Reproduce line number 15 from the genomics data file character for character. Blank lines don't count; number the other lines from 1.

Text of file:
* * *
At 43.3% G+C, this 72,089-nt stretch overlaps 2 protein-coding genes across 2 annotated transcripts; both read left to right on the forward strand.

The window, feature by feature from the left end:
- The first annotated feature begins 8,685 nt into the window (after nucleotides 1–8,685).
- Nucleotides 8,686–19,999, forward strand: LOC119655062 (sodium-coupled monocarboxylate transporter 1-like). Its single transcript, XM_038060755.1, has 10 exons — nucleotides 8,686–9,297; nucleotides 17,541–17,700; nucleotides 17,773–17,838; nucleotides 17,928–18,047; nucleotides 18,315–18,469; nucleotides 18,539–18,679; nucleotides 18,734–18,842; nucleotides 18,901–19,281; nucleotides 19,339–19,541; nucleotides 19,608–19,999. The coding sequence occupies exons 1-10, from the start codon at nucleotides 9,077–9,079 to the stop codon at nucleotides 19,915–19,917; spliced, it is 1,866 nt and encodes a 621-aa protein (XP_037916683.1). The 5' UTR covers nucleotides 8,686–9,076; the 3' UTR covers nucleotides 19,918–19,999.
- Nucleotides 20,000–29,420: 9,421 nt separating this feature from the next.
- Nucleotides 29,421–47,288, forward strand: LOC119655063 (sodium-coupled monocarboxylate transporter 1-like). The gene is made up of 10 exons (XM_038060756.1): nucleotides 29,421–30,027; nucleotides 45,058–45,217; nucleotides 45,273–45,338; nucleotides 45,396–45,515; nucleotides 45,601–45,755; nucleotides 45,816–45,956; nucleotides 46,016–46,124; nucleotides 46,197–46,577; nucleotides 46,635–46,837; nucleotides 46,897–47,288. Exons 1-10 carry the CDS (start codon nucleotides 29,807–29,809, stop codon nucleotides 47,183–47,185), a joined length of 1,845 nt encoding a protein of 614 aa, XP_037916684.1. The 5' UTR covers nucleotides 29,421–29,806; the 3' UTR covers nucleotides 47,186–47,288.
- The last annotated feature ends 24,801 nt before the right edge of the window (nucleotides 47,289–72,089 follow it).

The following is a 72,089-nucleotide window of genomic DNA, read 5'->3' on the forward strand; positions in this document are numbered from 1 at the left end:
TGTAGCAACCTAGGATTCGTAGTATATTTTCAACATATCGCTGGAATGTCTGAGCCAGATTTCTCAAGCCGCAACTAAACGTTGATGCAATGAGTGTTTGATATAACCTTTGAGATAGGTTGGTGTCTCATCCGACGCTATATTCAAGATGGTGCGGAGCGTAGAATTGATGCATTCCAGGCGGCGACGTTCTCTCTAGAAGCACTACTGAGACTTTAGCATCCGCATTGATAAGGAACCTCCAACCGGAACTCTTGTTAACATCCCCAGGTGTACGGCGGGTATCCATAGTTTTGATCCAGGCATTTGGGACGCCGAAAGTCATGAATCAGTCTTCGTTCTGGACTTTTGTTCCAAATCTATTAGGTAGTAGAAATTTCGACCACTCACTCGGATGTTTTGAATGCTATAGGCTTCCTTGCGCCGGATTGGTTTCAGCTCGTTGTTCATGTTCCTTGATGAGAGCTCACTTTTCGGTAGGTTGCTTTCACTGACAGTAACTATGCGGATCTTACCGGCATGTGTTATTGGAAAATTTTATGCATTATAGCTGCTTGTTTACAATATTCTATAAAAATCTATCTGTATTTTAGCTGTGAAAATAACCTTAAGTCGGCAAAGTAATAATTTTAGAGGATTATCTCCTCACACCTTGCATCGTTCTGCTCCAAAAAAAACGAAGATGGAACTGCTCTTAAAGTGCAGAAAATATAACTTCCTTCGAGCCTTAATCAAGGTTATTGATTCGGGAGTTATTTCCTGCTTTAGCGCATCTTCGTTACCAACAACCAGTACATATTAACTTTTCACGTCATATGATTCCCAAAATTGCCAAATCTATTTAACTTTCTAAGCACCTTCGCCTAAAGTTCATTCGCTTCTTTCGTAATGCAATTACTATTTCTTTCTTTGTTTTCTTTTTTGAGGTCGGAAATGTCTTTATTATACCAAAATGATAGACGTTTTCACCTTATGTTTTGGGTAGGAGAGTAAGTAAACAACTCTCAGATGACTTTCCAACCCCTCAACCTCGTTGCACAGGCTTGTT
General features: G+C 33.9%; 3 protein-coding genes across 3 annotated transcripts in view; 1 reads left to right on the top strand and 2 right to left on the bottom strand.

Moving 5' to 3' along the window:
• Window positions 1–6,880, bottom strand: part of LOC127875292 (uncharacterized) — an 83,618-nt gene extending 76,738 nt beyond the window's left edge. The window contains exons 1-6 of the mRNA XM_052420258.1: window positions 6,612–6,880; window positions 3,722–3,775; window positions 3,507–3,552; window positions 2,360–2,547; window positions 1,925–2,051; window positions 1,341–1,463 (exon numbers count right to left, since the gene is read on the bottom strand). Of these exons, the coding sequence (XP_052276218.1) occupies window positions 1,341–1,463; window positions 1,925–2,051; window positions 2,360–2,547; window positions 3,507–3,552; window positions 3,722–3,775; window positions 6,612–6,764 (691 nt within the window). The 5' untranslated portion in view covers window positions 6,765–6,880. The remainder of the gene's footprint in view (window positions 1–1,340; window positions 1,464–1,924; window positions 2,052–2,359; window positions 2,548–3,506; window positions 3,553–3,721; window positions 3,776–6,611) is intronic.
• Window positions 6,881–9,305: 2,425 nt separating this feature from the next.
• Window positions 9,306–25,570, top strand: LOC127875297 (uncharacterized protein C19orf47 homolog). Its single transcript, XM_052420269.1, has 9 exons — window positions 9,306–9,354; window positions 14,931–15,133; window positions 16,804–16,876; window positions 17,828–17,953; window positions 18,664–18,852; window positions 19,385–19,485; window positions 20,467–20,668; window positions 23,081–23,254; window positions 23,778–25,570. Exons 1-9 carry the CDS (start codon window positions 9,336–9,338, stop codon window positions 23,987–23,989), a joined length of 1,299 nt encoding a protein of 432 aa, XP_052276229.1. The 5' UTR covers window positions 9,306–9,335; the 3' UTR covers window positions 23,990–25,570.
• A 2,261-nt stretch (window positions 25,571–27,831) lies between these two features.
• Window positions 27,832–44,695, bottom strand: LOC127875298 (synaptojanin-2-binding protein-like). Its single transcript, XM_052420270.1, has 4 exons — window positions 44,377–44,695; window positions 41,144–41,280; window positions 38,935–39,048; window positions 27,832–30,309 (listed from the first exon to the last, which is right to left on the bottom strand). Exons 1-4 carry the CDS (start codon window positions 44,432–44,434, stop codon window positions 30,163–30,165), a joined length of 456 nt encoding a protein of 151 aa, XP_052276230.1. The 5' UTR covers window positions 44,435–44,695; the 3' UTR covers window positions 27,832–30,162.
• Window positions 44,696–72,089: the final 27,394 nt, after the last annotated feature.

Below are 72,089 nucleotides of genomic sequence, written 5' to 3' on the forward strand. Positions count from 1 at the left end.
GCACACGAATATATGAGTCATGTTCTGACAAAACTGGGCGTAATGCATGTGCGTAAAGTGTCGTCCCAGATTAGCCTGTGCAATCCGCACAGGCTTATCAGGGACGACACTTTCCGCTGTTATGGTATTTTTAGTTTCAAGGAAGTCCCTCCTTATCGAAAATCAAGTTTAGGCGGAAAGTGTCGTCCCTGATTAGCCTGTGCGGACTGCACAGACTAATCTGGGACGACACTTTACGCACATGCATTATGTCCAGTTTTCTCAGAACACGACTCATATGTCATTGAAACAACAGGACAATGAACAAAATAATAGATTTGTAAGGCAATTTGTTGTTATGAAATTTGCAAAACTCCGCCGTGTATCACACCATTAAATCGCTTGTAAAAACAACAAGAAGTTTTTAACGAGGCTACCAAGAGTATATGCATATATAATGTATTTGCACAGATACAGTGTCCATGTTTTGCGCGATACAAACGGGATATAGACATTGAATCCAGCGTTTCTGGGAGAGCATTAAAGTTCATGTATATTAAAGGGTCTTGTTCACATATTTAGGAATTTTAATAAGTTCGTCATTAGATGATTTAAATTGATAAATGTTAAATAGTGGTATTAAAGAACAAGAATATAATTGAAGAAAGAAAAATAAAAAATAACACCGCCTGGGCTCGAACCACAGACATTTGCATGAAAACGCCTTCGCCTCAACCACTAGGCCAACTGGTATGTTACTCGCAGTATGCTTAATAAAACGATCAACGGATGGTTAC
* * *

• A 2,261-nt stretch (window positions 25,571–27,831) lies between these two features.